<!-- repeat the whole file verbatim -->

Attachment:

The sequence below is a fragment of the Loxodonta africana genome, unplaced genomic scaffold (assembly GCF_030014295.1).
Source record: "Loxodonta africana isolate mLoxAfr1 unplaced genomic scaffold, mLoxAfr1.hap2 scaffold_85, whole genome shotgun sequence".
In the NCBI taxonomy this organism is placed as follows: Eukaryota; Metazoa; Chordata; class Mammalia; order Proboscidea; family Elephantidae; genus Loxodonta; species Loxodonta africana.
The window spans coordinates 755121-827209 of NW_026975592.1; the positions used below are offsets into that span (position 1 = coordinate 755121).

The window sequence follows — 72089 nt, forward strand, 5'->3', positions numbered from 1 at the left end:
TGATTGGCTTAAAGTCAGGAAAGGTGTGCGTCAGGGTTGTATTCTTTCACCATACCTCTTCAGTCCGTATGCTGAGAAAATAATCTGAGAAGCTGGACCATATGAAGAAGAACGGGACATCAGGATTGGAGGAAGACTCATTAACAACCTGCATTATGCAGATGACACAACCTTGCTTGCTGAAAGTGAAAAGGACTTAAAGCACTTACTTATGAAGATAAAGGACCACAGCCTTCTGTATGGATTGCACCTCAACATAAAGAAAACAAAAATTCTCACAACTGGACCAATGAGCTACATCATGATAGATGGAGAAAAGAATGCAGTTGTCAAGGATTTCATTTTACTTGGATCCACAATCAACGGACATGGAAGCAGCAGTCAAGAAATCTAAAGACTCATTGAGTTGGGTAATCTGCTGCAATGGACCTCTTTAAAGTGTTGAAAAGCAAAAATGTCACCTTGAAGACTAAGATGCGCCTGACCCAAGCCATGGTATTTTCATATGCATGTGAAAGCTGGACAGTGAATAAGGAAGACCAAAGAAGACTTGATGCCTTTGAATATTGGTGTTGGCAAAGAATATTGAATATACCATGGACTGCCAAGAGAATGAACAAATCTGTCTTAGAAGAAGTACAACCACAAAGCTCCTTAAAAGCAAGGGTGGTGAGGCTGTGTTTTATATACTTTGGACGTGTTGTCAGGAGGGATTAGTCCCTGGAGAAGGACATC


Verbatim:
The sequence below is a fragment of the Loxodonta africana genome, unplaced genomic scaffold (assembly GCF_030014295.1).
Source record: "Loxodonta africana isolate mLoxAfr1 unplaced genomic scaffold, mLoxAfr1.hap2 scaffold_85, whole genome shotgun sequence".
In the NCBI taxonomy this organism is placed as follows: Eukaryota; Metazoa; Chordata; class Mammalia; order Proboscidea; family Elephantidae; genus Loxodonta; species Loxodonta africana.
The window spans coordinates 755121-827209 of NW_026975592.1; the positions used below are offsets into that span (position 1 = coordinate 755121).

The window sequence follows — 72089 nt, forward strand, 5'->3', positions numbered from 1 at the left end:
TGATTGGCTTAAAGTCAGGAAAGGTGTGCGTCAGGGTTGTATTCTTTCACCATACCTCTTCAGTCCGTATGCTGAGAAAATAATCTGAGAAGCTGGACCATATGAAGAAGAACGGGACATCAGGATTGGAGGAAGACTCATTAACAACCTGCATTATGCAGATGACACAACCTTGCTTGCTGAAAGTGAAAAGGACTTAAAGCACTTACTTATGAAGATAAAGGACCACAGCCTTCTGTATGGATTGCACCTCAACATAAAGAAAACAAAAATTCTCACAACTGGACCAATGAGCTACATCATGATAGATGGAGAAAAGAATGCAGTTGTCAAGGATTTCATTTTACTTGGATCCACAATCAACGGACATGGAAGCAGCAGTCAAGAAATCTAAAGACTCATTGAGTTGGGTAATCTGCTGCAATGGACCTCTTTAAAGTGTTGAAAAGCAAAAATGTCACCTTGAAGACTAAGATGCGCCTGACCCAAGCCATGGTATTTTCATATGCATGTGAAAGCTGGACAGTGAATAAGGAAGACCAAAGAAGACTTGATGCCTTTGAATATTGGTGTTGGCAAAGAATATTGAATATACCATGGACTGCCAAGAGAATGAACAAATCTGTCTTAGAAGAAGTACAACCACAAAGCTCCTTAAAAGCAAGGGTGGTGAGGCTGTGTTTTATATACTTTGGACGTGTTGTCAGGAGGGATTAGTCCCTGGAGAAGGACATC